According to Tran Hoang Anh, an energy analyst at the VIETSE, his agency is conducting researches on solutions to optimise the country's solid waste potential and one of the important tools being developed by this centre is the daily solid waste map at urban and industrial scale.
This map is developed based on survey data on the amount of daily solid waste released per capita in provinces and cities, and the commune-level population survey data. The analysis results are visualised on the geographic information system (GIS).
The map’s information system displays data on solid waste management in medical, construction and industrial sectors; management of waste treatment facilities; collection and treatment activities of garbage and domestic solid waste.
In addition to high security, this system also easily shares data with users on Google's cloud computing platform, easily updates data remotely, provides the possibility for many users at the same time to co-edit, providing data analysis and synthesis tools in accordance with different topics.
The map is expected to help identify the future potential of this field in the energy transition process towards reducing environmental pollution and protecting the climate, Anh said.
It will also support the decision-making process of investment in solid waste treatment projects, as well as develop effective waste management and treatment policies, contributing to the energy and environmental protection sectors’ development, he added.
Sharing international experience, Hans Breukelman, Director of BreAd company - a member of the International Solid Waste Association (ISWA) of the Netherlands, underlined the importance for cooperation among parties, including governments, businesses, communities and people, for waste treatment, saying that public-private cooperation will play an essential role in this scheme.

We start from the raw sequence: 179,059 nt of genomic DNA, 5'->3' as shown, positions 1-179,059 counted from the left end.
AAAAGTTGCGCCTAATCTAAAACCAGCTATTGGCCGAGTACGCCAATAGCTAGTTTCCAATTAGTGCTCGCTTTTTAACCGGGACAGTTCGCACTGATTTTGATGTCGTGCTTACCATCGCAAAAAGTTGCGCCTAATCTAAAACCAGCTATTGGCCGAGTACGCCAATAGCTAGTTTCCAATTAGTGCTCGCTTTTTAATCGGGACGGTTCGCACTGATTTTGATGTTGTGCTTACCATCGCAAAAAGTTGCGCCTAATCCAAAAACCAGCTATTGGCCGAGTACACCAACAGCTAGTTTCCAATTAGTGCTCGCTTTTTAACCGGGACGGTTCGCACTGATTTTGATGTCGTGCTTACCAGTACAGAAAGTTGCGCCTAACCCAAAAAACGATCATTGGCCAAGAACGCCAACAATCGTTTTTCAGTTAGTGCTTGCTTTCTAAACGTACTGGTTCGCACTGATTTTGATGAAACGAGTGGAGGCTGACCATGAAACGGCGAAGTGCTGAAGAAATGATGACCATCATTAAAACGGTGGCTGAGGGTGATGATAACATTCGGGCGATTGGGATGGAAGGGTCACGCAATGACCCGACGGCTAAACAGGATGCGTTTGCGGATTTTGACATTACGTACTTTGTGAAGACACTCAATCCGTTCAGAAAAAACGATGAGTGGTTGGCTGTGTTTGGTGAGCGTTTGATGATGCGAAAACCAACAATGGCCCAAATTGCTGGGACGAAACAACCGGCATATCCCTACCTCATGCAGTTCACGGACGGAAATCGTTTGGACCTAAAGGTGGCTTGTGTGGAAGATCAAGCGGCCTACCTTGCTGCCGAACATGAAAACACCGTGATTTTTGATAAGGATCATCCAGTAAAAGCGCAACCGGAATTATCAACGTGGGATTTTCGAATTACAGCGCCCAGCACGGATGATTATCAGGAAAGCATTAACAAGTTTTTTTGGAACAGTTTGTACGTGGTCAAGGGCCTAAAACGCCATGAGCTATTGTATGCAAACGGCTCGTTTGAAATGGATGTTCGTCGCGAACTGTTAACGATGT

Participants discussed waste treatment experience and technologies, and the ability to apply those in Vietnam in the most effective way in order to turn waste into a resource, contributing to helping the country develop a circular economy, reduce environmental pollution towards releasing the goal of net-zero-emission by 2050.
According to the Ministry of Natural Resources and Environment, the volume of collected solid waste doubled between 2015 and 2019, from 32,400 tonnes per day to 65,000 tonnes per day, in which 35.600 tonnes per day (over 50%) came from urban areas although the rural population is twice as high as urban areas.
In 2019, only 85% of the collected solid waste was treated in the way meeting the national technical standards, up 10% compared to the figure in 2015. The Government aims to increase the ratio to 90% for urban waste and 85% for rural waste by 2025, and reach 100% by 2050.